1. I don’t necessarily think that the purpose of the hijab is for protection. I’m much more inclined to endorse Nahida’s view in the post, which is that they were addressing the issue of men who were harassing the Muslim women (whether the identifier serves as free/slave is not the issue). When it is the women who are facing this phenomenon and not men, it will only be described for women, and so will inevitably have a longer description than their male counterpart.
      An interesting note, and not sure how 100% true this is, but even the Muslim slaves at the time of the Prophet veiled. It was not until Omar’s khilafa that he ordered Muslim slaves not to veil.
      But purpose of the hijab, all above aside, has been intentionally left vague, whether for adaptability of different purposes throughout time, or for reasons we don’t understand/won’t agree with/etc. And I think that allows to more fluidity in terms of reasonings.


  4. Ibtisam

    I don’t like that the word “hijab” is taken to translate to and mean “head covering”. It’s odd, to me, that we use the word as a replacement for head scarf. E.g. Saying something like, “I found a lovely, purple hijab”, instead of, “I found a lovely, purple head scarf”. Doesn’t hijab actually mean barrier? Am I missing something in the translation?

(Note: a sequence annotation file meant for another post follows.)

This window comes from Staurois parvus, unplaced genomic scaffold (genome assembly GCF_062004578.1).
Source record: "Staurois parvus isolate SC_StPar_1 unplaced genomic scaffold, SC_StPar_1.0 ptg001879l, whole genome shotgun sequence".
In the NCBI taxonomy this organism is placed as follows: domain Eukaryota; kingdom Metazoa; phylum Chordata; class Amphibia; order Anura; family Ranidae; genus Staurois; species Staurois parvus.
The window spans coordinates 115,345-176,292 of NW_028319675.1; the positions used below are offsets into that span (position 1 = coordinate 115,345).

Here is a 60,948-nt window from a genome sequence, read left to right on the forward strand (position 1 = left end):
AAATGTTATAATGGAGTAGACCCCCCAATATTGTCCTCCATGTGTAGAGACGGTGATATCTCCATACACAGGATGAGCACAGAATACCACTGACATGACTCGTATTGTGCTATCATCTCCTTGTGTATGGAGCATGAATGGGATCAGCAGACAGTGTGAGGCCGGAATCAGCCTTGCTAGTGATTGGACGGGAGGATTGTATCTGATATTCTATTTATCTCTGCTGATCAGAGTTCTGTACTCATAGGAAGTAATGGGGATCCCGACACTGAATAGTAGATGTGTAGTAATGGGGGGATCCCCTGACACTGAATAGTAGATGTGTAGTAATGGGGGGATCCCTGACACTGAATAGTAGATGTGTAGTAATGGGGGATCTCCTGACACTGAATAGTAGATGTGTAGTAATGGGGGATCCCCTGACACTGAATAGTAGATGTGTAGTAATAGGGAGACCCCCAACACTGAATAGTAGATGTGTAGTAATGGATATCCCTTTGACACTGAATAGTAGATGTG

5. Assalmu alaikum sister, sorry but I read some other evidence that has proved to my that the Khimar is Fard. And I want to keep an open mind to find out the truth.

    Please remove my comment before this one it would be much appreciated thank you.

    that.’ He said: ‘Do not do that, for Umm 3arik has a lot of guests, and I would not like your aimirr to fall off, or your shins to become uncovered, and the people see something of you that you do not want them to see. Rather go to your cousin (son of your paternal uncle) ‘Abdullih bin ‘Amr bin Umm Mddiim, who is a man of Banu Fihr.’ So I went to him.”This is an abridged form of it. (Sahih)


  6. Mantaqaa

    This is an old post so I’m not sure you’ll see it but as someone who wears hijab and has been harassed by white males in high school who looked forward to being rewarded by Allah since she truly believed head coverings were required does this mean that my effort was for nothing?


      1. Mantawaa

        If hijab does not mean head covering then it just seems to be an unnecessary hardship similar to how although wudu is mandatory one can choose to use cold water because they believe they get more reward if they struggle for something or warmer water because they believe islam is the religion of ease. I’m essentially saying if head covering are not part of hijab many many women are putting a hardship on themselves they do not need.